\int_\mathbb{M} \left( f-\frac{1}{\mu(\mathbb{M})} \int_\mathbb{M} f d\mu\right)^2d\mu \le \frac{n-1}{n\rho} \int_{\mathbb{M}} \Gamma(f,f) d\mu
which is exactly the inequality we wanted to prove \square

As observed in the proof, the Poincare inequality
\int_{\mathbb{M}} f^2 d\mu \le \left( \int_{\mathbb{M}} f d\mu \right)^2 +\frac{n-1}{n\rho} \int_{\mathbb{M}} \Gamma(f,f) d\mu.
is equivalent to the fact that the L^2 spectrum of -L lies in \{0\} \cup \left[\frac{n\rho}{n-1} ,+\infty\right), or in other words that -L has a spectral gap of size at least \frac{n\rho}{n-1}. This is Lichnerowicz estimate. It is sharp, because on the n-dimensional sphere it is known that \rho=n-1 and that the first non zero eigenvalue is exactly equal to n.

As a basic consequence of the spectral theorem and of the above spectral gap estimate, we also get the rate convergence to equilibrium in L^2_\mu(\mathbb{M}) for P_t.

Proposition: Let f \in L^2_\mu(\mathbb{M}), then for t \ge 0,
\left\| P_tf -\frac{1}{\mu(\mathbb{M})}\int_\mathbb{M} f d\mu  \right\|^2_2 \le e^{-\frac{2n\rho}{n-1} t} \left\| f -\frac{1}{\mu(\mathbb{M})}\int_\mathbb{M} f d\mu  \right\|^2_2 .

Exercise: By using the Riesz-Thorin interpolation theorem, show that for p \in [2,+\infty), and f \in L^p_\mu(\mathbb{M}),
\left\| P_tf -\frac{1}{\mu(\mathbb{M})}\int_\mathbb{M} f d\mu  \right\|^p_p \le 2^{p-2} e^{-\frac{2n\rho}{n-1} t} \left\| f -\frac{1}{\mu(\mathbb{M})}\int_\mathbb{M} f d\mu  \right\|^p_p.
By using duality, prove a corresponding statement when p \in (1,2].

As we have just seen, the convergence in L^2 of P_t is connected and actually equivalent to the Poincare inequality.

We now turn to the so-called log-Sobolev inequality which is connected to the convergence in entropy for P_t. This inequality is much stronger (and more useful) than the Poincare inequality. To simplify a little the expressions, we assume in the sequel that \mu(\mathbb{M})=1 (Otherwise, just replace \mu by \frac{\mu}{\mu(\mathbb{M})} in the following results).

Proposition: For f \in \mathcal{D}(L), f \ge 0,
\int_{\mathbb{M}} f^2 \ln f^2 d\mu \le  \int_{\mathbb{M}} f^2 d\mu \ln \left( \int_{\mathbb{M}} f^2 d\mu \right) +\frac{2}{ \rho}  \int_{\mathbb{M}} \Gamma(f,f) d\mu.

Proof: By considering \sqrt{f} instead of f, it is enough to show that if f is positive,
\int_{\mathbb{M}} f \ln f  d\mu \le  \int_{\mathbb{M}} f  d\mu \ln \left( \int_{\mathbb{M}} f d\mu \right) +\frac{1}{2 \rho}  \int_{\mathbb{M}} \frac{\Gamma(f,f)}{f} d\mu.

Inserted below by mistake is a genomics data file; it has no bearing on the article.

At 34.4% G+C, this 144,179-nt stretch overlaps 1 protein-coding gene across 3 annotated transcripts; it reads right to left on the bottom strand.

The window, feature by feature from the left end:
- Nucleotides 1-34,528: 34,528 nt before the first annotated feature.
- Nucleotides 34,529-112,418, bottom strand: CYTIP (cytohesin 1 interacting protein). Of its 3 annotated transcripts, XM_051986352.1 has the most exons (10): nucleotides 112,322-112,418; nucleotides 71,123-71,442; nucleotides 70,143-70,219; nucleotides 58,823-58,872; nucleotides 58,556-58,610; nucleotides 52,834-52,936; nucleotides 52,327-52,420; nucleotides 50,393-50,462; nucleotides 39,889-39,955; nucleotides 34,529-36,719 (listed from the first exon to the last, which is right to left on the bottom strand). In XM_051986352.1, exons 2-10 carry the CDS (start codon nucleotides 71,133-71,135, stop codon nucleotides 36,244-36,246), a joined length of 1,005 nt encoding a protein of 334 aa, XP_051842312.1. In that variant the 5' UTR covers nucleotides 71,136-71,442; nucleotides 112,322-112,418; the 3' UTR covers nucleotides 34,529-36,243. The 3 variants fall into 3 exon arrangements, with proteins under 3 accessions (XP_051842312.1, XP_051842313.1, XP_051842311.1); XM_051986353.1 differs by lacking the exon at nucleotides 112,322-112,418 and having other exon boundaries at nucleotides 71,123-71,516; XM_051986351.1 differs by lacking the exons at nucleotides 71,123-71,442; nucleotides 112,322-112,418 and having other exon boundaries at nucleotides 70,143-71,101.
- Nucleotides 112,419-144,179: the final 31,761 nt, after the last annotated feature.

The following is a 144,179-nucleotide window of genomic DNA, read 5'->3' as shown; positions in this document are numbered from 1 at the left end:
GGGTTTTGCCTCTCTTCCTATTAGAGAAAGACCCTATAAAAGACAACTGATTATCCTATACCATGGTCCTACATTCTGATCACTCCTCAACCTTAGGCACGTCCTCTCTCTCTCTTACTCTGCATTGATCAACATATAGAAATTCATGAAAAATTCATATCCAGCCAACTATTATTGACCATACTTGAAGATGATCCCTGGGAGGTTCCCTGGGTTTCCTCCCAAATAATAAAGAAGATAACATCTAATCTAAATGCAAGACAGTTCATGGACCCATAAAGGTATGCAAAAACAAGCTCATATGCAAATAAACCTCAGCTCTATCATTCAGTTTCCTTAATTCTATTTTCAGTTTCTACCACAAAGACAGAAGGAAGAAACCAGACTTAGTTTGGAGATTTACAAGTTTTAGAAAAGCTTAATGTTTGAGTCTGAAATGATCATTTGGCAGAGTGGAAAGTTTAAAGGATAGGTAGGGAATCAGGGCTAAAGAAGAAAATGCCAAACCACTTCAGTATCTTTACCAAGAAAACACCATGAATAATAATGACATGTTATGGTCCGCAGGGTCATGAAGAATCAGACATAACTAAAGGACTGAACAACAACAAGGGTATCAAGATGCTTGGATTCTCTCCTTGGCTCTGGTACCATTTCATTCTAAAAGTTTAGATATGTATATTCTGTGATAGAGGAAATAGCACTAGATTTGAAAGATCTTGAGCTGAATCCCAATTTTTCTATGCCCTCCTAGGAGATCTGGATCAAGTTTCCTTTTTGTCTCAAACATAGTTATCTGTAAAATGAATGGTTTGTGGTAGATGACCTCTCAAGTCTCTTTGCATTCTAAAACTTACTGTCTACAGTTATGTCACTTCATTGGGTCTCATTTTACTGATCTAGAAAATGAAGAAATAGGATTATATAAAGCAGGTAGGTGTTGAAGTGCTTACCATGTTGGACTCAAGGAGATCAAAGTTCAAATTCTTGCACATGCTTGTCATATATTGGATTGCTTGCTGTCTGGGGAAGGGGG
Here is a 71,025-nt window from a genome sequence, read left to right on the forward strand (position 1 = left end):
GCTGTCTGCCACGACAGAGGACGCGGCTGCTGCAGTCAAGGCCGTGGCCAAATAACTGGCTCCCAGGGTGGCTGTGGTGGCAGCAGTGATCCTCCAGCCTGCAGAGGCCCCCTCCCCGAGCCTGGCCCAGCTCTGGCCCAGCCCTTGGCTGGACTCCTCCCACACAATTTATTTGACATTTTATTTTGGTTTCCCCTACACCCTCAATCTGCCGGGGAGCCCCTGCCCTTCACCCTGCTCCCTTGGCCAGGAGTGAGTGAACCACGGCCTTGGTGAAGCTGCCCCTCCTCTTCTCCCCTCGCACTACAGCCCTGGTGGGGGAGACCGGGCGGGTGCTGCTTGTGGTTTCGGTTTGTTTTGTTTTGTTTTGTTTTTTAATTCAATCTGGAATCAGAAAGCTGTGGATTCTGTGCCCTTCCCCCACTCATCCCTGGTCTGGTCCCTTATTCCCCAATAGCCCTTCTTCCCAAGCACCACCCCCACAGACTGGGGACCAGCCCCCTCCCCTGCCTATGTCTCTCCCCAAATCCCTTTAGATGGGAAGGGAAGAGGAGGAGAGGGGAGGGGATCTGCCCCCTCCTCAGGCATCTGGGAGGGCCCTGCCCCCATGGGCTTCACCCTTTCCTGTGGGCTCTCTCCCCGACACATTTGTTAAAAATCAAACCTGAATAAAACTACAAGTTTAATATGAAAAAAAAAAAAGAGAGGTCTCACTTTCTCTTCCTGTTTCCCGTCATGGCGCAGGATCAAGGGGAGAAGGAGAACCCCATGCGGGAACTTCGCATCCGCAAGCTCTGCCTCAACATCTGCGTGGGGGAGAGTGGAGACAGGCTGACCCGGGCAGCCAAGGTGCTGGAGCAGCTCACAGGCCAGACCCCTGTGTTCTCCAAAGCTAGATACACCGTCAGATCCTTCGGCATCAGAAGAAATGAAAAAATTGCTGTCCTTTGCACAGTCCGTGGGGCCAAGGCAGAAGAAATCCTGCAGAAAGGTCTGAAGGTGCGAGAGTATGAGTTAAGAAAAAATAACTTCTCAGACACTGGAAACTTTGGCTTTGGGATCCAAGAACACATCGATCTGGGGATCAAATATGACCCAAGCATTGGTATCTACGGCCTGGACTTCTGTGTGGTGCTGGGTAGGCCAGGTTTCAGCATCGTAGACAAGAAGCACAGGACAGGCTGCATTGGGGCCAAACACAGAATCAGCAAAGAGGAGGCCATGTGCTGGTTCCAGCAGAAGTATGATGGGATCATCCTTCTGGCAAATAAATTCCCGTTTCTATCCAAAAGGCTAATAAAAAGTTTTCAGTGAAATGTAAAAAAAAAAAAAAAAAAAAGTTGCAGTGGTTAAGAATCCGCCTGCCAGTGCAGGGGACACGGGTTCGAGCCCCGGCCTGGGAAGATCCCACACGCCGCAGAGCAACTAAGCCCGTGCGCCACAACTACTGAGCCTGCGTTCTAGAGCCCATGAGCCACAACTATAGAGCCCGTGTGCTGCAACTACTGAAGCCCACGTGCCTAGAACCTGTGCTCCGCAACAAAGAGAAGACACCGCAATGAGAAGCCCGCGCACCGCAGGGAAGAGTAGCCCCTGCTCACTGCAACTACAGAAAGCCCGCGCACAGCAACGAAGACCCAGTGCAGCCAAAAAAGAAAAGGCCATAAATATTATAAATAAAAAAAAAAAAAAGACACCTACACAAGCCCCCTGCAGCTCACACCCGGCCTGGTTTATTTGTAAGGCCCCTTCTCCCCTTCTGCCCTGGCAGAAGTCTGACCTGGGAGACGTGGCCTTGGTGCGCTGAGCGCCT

We now have
\int_{\mathbb{M}} f \ln f  d\mu -  \int_{\mathbb{M}} f  d\mu \ln \left( \int_{\mathbb{M}} f d\mu \right)= - \int_0^{+\infty} \frac{d}{dt} \int_{\mathbb{M}} P_t f \ln P_t f d\mu dt
=- \int_0^{+\infty}  \int_{\mathbb{M}} L P_t f \ln P_t f d\mu dt
= \int_0^{+\infty}  \int_{\mathbb{M}} \Gamma (P_t f,  \ln P_t f) d\mu dt
=\int_0^{+\infty}  \int_{\mathbb{M}} \frac{\Gamma (P_t f,   P_t f) }{P_t f} d\mu dt
Now, we know that
\Gamma (P_t f,   P_t f) \le e^{-2\rho t} \left( P_t \sqrt{\Gamma(f,f)}\right)^2. And, from Cauchy-Schwarz inequality, (P_t \sqrt{\Gamma(f,f)})^2  \le P_t  \frac{\Gamma(f,f)}{f} P_t f. Therefore,
\int_{\mathbb{M}} f \ln f  d\mu -  \int_{\mathbb{M}} f  d\mu \ln \left( \int_{\mathbb{M}} f d\mu \right) \le \int_0^{+\infty} e^{-2\rho t} dt \int_{\mathbb{M}} \frac{\Gamma(f,f)}{f} d\mu,
which is the inequality we claimed \square

We finally prove the entropic convergence of P_t.

Theorem: Let f \in L^2_\mu(\mathbb{M}), f \ge 0. For t \ge 0,
\int_{\mathbb{M}} P_t f \ln P_t  f  d\mu - \int_{\mathbb{M}} P_t f  d\mu \ln \left( \int_{\mathbb{M}} P_t f d\mu\right) \le e^{-2\rho t}  \left( \int_{\mathbb{M}} f \ln f  d\mu-  \int_{\mathbb{M}} f  d\mu \ln \left( \int_{\mathbb{M}} f d\mu\right)\right).

Proof: Let us assume \int_{\mathbb{M}} f d\mu=1, otherwise we use the following argument with \frac{f}{\int_\mathbb{R}^n f d\mu} and consider the functional
\Phi(t)= \int_{\mathbb{M}} P_t f \ln P_t  f  d\mu,
which by differentiation gives
\Phi'(t)= \int_{\mathbb{M}} LP_t f \ln P_t  f  d\mu=-\int_{\mathbb{M}} \frac{ \Gamma(P_t f)}{P_t f} d\mu.
Using now the log-Sobolev inequality, we obtain
\Phi'(t)\le -2\rho \Phi(t).
The Gronwall’s differential inequality implies then:
\Phi(t) \le e^{-2\rho t} \Phi(0),
that is
\int_{\mathbb{M}} P_t f \ln P_t  f  d\mu \le e^{-2\rho t} \int_{\mathbb{M}} f \ln f d\mu
\square